Regulation should be international because financial institutions are – Andreas Dombret
Andreas Dombret, German central bank board member tackled head first the complaint of local banks that they seem to bear the brunt of the regulatory burden. He stressed that as a result of the financial crisis, the decision was taken to address all problems of a complex financial system without borders where crises can jump from one country to another. He agreed, however, that it should be possible to adapt international standards to lower risk business model of savings and smaller local banks Regulation is indeed there to protect the economy of excessive risks. Higher risks require more severe regulation and vice versa, he continued. That is why local banks can opt to calculate their capital requirements according to an internal or a standard method. International banks, on the contrary, need to comply with additional requirements. Typical savings banks also have to report much less data to the ECB than international banks. Andreas Dombret admitted, however, that the crisis has led to a growing complexity of regulation, and this complexity hits the smaller banks harder. As an example, he mentioned the reporting requirements for quoted banks, that should simply not apply to smaller banks that are not quoted. However, he concluded, proportionality does not mean no rules. All kinds of banking institutions carry a certain amount of risk. To create a global playing field that is really level, regulators and supervisors should focus on the risks that the various institutions bring to the global financial system. In Europe, Dombret pleaded for a thorough reflection on the idea of a "small banking box".
SME financing as a key driver for a sustainable economy
"Which organisation should represent SMEs?" asked Dr. Jürgen Heraeus, Chairman of the B20, right from the start of the first panel. Professor Inderst of the University of Frankfurt declared the challenges are manifold: bank versus market financing, new entrants such as fintechs and other startups that have special requirements. Participants agreed that it is difficult to regulate such a diverse sector as the SME segment of the economy. There was, however, a consensus on the fact that SMEs are a factor that can prevent cyclicality. Another consensus reached was on the enormous influence of digitisation on the SMEs and the banks that finance them, leading Alejandro Henke of Banco de la Nacion in Argentina to predict that "one day, banks might lend in bitcoin". Matthew Gamser of the Global SME Forum at IFC thought that the wave of globalisation is a factor that offers unparalleled opportunities to SMEs all over the world.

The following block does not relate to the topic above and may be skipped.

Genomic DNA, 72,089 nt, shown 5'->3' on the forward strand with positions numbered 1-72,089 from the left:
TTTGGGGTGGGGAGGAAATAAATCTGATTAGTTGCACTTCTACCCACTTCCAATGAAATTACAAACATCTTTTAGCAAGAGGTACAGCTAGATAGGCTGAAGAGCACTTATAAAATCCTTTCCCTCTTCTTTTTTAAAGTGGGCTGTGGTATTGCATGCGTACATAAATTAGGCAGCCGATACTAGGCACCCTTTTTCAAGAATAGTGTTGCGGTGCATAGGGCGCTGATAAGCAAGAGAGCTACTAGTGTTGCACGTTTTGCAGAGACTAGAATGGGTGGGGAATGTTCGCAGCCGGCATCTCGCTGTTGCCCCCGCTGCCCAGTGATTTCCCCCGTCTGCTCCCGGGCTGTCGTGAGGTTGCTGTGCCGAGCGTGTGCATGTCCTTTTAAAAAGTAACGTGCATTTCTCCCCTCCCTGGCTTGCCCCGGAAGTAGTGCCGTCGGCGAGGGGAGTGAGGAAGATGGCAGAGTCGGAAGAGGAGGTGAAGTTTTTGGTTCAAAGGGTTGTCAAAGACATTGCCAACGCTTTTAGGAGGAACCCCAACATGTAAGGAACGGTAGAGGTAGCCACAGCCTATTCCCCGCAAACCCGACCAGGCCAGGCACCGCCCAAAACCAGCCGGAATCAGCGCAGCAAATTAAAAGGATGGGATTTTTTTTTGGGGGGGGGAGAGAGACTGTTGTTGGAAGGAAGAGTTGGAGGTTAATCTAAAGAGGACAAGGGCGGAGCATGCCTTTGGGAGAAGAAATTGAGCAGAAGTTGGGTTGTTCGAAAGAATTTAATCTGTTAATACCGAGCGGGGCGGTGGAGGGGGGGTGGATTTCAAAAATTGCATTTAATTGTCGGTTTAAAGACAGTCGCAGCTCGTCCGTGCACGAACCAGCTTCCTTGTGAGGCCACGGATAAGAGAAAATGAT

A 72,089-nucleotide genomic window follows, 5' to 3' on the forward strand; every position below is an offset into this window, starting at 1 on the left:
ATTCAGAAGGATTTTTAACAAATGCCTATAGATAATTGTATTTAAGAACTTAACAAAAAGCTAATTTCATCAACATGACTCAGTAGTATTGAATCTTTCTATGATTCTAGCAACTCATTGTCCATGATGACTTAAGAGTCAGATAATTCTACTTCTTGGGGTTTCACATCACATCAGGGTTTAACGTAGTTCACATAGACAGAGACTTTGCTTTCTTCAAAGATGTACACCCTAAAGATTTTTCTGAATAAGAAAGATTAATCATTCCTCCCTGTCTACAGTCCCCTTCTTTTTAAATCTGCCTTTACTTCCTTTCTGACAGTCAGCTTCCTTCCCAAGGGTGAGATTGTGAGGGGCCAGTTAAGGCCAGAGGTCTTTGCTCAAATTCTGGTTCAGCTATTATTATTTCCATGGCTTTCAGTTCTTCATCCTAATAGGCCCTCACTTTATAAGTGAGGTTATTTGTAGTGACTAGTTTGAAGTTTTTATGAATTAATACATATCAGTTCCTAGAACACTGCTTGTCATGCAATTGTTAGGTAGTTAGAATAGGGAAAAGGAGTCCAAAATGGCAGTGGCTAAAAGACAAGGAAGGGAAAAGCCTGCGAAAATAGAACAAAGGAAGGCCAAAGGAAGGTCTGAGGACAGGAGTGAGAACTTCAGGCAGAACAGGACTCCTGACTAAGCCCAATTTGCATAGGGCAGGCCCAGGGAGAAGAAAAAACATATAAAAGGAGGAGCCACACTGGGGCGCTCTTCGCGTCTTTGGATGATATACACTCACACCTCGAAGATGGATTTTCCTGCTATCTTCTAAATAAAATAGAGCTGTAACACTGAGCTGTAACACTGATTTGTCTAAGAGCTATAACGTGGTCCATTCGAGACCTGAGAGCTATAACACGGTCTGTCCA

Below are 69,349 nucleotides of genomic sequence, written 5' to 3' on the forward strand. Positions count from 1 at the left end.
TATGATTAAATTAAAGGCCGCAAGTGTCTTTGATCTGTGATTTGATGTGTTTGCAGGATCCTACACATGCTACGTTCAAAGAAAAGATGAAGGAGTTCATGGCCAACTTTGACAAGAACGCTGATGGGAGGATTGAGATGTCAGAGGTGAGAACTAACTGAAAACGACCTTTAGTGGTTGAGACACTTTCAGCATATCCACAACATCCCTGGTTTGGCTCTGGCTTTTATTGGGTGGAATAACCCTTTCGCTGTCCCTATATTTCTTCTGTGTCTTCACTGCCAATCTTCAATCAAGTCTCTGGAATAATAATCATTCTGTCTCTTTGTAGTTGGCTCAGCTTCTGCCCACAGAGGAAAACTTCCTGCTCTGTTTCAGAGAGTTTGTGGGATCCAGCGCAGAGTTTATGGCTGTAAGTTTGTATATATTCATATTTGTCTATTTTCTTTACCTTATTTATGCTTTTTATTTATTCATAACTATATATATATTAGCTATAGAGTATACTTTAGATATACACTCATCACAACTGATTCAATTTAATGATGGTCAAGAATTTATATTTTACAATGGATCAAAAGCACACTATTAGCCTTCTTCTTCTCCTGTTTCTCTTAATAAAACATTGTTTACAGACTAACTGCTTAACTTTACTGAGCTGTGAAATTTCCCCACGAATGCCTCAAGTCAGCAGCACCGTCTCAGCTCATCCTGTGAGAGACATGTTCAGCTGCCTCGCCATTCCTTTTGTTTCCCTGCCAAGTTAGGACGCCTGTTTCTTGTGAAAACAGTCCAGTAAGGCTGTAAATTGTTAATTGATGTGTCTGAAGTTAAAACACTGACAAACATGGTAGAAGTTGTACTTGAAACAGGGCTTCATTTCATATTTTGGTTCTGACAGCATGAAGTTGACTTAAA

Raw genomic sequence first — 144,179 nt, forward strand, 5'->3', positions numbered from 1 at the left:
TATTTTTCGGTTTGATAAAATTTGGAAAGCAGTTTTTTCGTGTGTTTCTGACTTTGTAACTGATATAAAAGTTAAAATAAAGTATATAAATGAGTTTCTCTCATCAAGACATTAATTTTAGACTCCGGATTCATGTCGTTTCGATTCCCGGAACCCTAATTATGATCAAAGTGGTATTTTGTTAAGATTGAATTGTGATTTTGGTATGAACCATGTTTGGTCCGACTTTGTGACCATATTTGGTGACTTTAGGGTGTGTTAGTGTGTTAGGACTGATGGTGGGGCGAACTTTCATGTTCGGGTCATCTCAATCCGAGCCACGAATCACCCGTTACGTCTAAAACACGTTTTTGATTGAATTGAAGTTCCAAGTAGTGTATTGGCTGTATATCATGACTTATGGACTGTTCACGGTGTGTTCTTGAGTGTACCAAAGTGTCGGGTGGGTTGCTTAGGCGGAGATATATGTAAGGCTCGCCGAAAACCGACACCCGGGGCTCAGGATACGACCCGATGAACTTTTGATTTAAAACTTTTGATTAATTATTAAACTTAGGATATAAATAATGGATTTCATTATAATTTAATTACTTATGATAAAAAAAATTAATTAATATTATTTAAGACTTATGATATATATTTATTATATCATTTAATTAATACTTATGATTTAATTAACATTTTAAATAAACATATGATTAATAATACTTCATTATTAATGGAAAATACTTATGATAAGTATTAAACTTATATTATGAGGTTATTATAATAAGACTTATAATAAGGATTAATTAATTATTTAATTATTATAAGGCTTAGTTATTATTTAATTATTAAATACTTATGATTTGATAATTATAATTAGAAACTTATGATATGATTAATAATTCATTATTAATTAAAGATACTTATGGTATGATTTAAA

Better regulation – Best for a resilient economy
In the second panel, representatives of the regulatory and the banking community discussed the implementation of regulation and supervision. DSGV's Schackmann-Fallis made a vibrant plea for a proportionate regulation and said that local banks should be excluded from the Basel rules. Gerhard Hofmann, representative of the European cooperative banks agreed with this and said that the European Union should make a cost/benefit analysis of the regulatory framework that banks currently have to comply with. Banks are already the most regulated economic sector in the world. There should be a "same risk, same rules"-approach, said Schackmann-Fallis and fintechs and other newcomers should be regulated in the same way as banks are. He pleaded for an introduction of a "small and simple banking box" for local banks and savings banks.
Creating a beneficial environment for financial inclusion: the role of governments and industry
The third and final panel discussed the important question of how all citizens can be included in the financial system. Despite the tremendous efforts that have been made in countries all over the world, such as India to mention just one, much remains to be done. Sustainable solutions are needed that offer a cheap, efficient and usable set of products to all users, with a bank branch access but also a mobile access. A call for concrete collaboration between governments, regulators and banks was launched by WSBI's Managing Director Chris De Noose. Alfred Hannig of AFI, the Alliance for Financial Inclusion agreed to this and said that digitisation creates an enormous challenge for the regulators, since new areas such as cybersecurity, data protection and privacy laws enter the regulatory equation. Only a collaboration between the industry and the regulators can lead to a workable solution. In his closing remarks, DSGV President Georg Fahrenschon concluded that the conference had made it clear that in order to come to more stability in the financial markets it is clear that there should exist a plurality of business models.